Buying guide - Children's bikes

The main thing is to make sure that it's the right size. It's better to progress in stages than to fit your child onto the biggest bike they can pedal.


There are four main stages: 


Pre-school (sub-16in wheel), Ages four to six (16in wheel), Ages six to 10 (20in) and Ages nine to 12 (24in). After that children can progress onto small adult bikes.


Here are some key considerations so that your child gets the new bike that they deserve.


Weight - Because children are smaller, lighter and less strong, weight makes a bigger difference to the fun and manoeuvrability of a child's bike than to an adult. A kilo saved from the bike of a six-year-old weighing 30kg is like 2.5kg saved from an adult's.


Wheels and brakes - Don't buy big wheels for small riders, they need scaling down too. While a larger wheel will roll over bumps and kerbs better, it will also be heavier (more inertia), and the steering will be less responsive. It's likely that the reach to the bars will be greater too, because the bottom bracket to front axle distance will be greater, and the bottom bracket itself will be higher. All these factors make for a slightly-too-large bike that bit more difficult to control than one that fits.


Brake levers must be within easy reach of the bars (is there an adjustment screw?) and easy to operate. Check that you can operate the brakes with only the little finger of each hand. Try to choose levers which are metal rather than resin.


Reach – is how far away you are from the bars.  This is something that doesn't scale down well to children's bikes, particularly those of younger children. Most children are happier in a riding position that's more upright than adults would be, so they need the bars higher and closer. BMX bars are excellent on bikes with 20in or smaller wheels for that reason.


Suspension forks –Suspension forks on children’s bikes tend to be heavy, costly and generally non-serviceable. Rigid forks are better than bad suspension forks.



Pre-school -  Children can learn to ride a two-wheeler from around  three years old. It's much easier for them if they can balance and steer already. There are two ways to learn this: on a two-wheeled scooter or on a balance bike. (Stabilisers prevent a child from learning to ride a bicycle as balance is key.)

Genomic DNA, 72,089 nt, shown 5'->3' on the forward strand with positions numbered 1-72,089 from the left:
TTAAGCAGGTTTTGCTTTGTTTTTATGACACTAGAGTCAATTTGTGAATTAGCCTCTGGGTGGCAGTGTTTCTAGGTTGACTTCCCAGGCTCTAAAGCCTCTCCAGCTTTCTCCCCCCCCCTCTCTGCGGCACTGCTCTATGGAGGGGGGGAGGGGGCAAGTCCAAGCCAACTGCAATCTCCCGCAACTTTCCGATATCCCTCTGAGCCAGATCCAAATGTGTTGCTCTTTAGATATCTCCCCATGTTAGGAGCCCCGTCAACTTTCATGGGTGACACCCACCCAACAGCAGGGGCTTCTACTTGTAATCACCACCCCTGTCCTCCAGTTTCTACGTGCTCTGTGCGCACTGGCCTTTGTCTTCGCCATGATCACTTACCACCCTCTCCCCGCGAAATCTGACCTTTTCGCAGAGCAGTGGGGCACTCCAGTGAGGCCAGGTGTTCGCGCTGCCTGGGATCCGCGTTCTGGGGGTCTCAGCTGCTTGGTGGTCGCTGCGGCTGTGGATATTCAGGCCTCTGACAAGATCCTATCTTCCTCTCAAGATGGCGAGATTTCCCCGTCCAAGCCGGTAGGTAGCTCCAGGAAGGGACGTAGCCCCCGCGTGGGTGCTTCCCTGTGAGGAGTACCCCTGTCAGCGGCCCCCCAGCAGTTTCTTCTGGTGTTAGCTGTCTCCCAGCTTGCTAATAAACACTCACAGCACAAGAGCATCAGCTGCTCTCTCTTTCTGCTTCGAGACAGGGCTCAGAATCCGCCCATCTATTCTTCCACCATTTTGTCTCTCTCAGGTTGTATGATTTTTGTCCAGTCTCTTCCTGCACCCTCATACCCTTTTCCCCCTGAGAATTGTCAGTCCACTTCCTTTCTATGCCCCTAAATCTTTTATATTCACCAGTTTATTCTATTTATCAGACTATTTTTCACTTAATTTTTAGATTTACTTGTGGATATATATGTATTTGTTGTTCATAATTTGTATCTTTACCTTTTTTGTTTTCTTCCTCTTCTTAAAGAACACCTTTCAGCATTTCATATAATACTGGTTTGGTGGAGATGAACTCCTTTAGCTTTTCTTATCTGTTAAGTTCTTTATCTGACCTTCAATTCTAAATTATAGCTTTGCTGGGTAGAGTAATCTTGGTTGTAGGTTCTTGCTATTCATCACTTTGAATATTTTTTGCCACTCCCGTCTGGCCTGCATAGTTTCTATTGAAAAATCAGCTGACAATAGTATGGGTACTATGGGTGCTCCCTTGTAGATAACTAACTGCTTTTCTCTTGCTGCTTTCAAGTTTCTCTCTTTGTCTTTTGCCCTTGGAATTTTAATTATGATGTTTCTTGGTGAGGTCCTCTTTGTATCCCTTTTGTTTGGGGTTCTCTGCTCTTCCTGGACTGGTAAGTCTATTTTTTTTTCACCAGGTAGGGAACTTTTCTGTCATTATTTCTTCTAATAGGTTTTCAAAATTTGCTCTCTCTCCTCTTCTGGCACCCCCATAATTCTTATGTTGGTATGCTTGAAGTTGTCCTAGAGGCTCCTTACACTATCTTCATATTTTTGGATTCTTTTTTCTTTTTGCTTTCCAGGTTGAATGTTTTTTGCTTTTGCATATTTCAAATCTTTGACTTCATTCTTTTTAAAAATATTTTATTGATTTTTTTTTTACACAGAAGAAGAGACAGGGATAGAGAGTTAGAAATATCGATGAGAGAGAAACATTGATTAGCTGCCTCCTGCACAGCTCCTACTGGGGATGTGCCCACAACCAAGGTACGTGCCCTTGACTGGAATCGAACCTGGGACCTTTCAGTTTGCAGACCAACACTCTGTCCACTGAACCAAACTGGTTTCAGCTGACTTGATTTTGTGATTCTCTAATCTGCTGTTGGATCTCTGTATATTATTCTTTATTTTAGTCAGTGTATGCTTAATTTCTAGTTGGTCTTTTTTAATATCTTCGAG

You can turn a starter bike into a balance bike by removing the crank arms and lowering the seat so your child can put both feet flat on the floor. Find a gentle slope and let them coast down it towards you. When they've got the idea, refit the pedals and get them to ride towards you.


First bikes will have 12in or 14in wheels. The bike should have: a low stand-over height; ball bearings in hubs, bottom bracket and headset; 90-100mm cranks; pneumatic tyres; at least one working brake.


Ages four to six -  Bikes with 16in wheels still sometimes come with stabilisers: if so, remove them. All 16in wheel bikes come with a single speed gear.


Low overall weight will give a more easily manoeuvred bike. Avoid suspension and fat steel frames; thin steel tubes are fine. A lowish bottom bracket will enable your child to get a foot down from the saddle – which, as they can now ride properly, you'll be gradually raising. Cranks should be 100-120mm; the shorter the better. A chainguard of some sort will keep clothing or fingers out of the drivetrain.


By this age, children can hurtle along so easily operable brakes are a must. A light action V-brake or sidepull is fine up front, but less effective at the rear: the longer cable run means more friction so the lever is harder for the child to pull. A back-pedal coaster brake is a good solution.

Ages six to ten -  20in wheel bikes come with more gears. For a durable and easy to understand option, a  three-speed hub gear is great. However  five- and six-speed derailleurs are what you'll usually find. For casual riding single speeds can also be a good option: they're lighter, simpler and rarely develop problems.

Some 20in wheel bikes come with suspension forks. They'll be basic, unadjustable springs that children seem to love. There are two disadvantages: extra weight and less money to go round elsewhere. If the bike costs £120 or more, front suspension may be adequate. Rear suspension is poor unless you spend a lot more.

If the bike has a rear derailleur, get a derailleur guard for when the bike is dropped on its side. A kickstand is useful, as kids this age aren't good at propping their bikes up. Look for easy-to-use shifters. For cranks you’ll want 120-130mm; 140mm may do.


Ages nine to 12 - Spend in the region of £200 and you'll get a light(ish) weight aluminium mini-mountain bike that can be passed on to siblings. You’d want to see a 24in wheel bike with a single chainring and a decent, wide-range eight-speed cassette hub (ie. 11-30T). But you'll get a seven-speed, screw-on freewheel hub and most likely a triple chainset up front. If it's a double, look for a smaller inner ring (22 or 24) rather than a larger (42) outer.

Bike spec should compare to an adult's bike at the same price. So expect a micro-adjust alloy seatpost, a cartridge bottom bracket, an alloy flat or riser bar, a threadless stem, brand name V-brakes and a decent set of a wheels. They'll have off-road tyres, but a set of semi-slicks would be better for all-round use.

'Less is more' applies: instead of disc brakes, look for disc mounts for later upgrading. And look for a good suspension fork (adjustable preload and damping), not full suspension. The cranks will again be too long: you want 140mm, 150mm at a push. You may get 160mm. 

Adapted from

Copyright​ 2013.

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